Home Theater Projector Review: Sony VPL-VW60 LCD Projector: Summary, Pros, Cons
The Sony VPL-VW60 is not an entry level 1080p projector, either in terms of selling price, or performance. However, it is closer to several of those entry level models in terms of price than it is in performance. As a result, the Sony is an excellent value proposition. The VW60 earns its Hot Product Award, first and foremost, though, for its picture quality.
I really like the ergonomics. The wide range zoom, vertical lens shift and very quiet operation, allow the Sony to position, and perform well, in most people's dedicated home theater rooms as well as multi-purpose rooms.
The trick is whether or not the Sony works for your room, and viewing preferences. It will almost certainly "fit" in your room, in terms of placement, but your screen size, ambient light, and types of content are factors.
If I had to pick the two weaknesses of the Sony, they have to be its brightness, and sharpness. While it is average in brightness in its best - Cinema - mode, it is one of the least bright projectors in other modes, when you might need extra horsepower to deal with some ambient light.
As a result, the Sony is still best for those who are either almost exclusively concerned with movie viewing, or those with mixed viewing (movies, HDTV/TV/Sports), but sticking to small to medium sized screens. If you want to be watching TV/HDTV/Sports, with some modest lighting, at best, you should a.most certainly stick to screens of 110" diagonal or less. Consider that overall, the Sony is closest in performance to the JVC RS1, but the JVC is about 70% brighter for movies, and about 35% brighter in brightest mode. The difference between 110" screens and, for example my 128" diagonal screen works out to the 128" being about 25% more surface area. As such, that means that the JVC, for TV viewing, can do better on a 128" than the Sony can on a 110". Of course higher gain screens will allow you to go a bit larger with the Sony.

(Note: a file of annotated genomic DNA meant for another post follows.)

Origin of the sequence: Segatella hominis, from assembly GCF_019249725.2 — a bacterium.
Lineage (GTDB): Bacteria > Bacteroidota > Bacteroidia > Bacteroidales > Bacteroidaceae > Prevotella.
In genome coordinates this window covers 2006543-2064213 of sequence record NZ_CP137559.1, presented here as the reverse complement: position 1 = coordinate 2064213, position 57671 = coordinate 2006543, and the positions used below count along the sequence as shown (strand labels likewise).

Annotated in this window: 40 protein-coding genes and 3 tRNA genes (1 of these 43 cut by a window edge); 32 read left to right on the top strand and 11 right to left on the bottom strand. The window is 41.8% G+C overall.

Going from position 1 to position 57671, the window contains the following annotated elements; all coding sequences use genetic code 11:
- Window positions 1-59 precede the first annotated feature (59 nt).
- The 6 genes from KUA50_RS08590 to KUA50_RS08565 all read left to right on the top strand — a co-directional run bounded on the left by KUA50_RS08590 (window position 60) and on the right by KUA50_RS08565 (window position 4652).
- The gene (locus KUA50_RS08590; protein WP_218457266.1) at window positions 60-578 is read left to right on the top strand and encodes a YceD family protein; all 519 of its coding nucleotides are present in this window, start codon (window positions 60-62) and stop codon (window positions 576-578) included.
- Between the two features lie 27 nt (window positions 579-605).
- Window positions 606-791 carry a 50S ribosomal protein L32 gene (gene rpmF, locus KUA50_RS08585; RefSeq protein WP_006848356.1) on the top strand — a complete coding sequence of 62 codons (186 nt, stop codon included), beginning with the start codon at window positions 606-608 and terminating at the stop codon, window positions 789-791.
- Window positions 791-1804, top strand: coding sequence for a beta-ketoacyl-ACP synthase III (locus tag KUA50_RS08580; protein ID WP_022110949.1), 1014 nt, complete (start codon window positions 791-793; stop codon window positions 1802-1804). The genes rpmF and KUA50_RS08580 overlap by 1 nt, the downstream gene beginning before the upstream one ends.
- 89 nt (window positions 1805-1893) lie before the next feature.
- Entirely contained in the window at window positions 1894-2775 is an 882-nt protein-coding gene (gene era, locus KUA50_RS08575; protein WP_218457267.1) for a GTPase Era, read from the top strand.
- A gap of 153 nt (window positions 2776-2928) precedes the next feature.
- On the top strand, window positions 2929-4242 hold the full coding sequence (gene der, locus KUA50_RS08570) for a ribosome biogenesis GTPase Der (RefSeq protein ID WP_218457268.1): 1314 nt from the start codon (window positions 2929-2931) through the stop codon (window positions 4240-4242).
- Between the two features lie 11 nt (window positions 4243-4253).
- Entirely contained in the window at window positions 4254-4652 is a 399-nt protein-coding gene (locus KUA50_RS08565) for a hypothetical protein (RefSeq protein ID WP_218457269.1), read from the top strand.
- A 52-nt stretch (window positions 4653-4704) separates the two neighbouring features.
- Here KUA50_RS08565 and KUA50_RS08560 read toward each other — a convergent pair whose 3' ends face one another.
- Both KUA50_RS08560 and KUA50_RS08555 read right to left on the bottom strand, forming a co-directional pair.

In terms of Sharpness, the Sony VW60 sits at the softer end of the scale. In fact, it is the softest looking of any of the new crop of 1080p's The Panasonic is close, but improved over their older model, and I would give the Panasonic PT-AE2000U a slight edge.
So, while close inspection of the images I provided show this lack of crispness (I probably shouldn't say sharpness, as that has some different meanings), I still found the Sony to appear sharp when viewing at normal seating distances, and I have exceptionally good corrected vision (20/15), and sit close. Bottom line on "sharpness", the Sony may be weak, but it is a minor point, far less likely to affect your decision, than, brightness for example.
I've commented significantly about some other projectors in the Image Quality section, so I'll just add a few more thoughts here. From a picture quality standpoint I would take the Sony over any of the lower priced LCD 1080p projectors, although I'm not including the new Epson Home Cinema 1080UB (shipping next month) as I haven't reviewed it yet. The Mitsubishi, and Sanyo both produce a crisper image, but, again, that's a secondary issue in my book.
The Optoma collection, from their Entry level HD80 to their HD81-LV, can't match the picture quality either, but a couple of them crank out more (and a lot more, lumens). The HD81 in particular, is direct competition, However, first you have to get past its limited room placement flexibility. The HD81-LV is a light cannon, and costs far more, so not a competitor.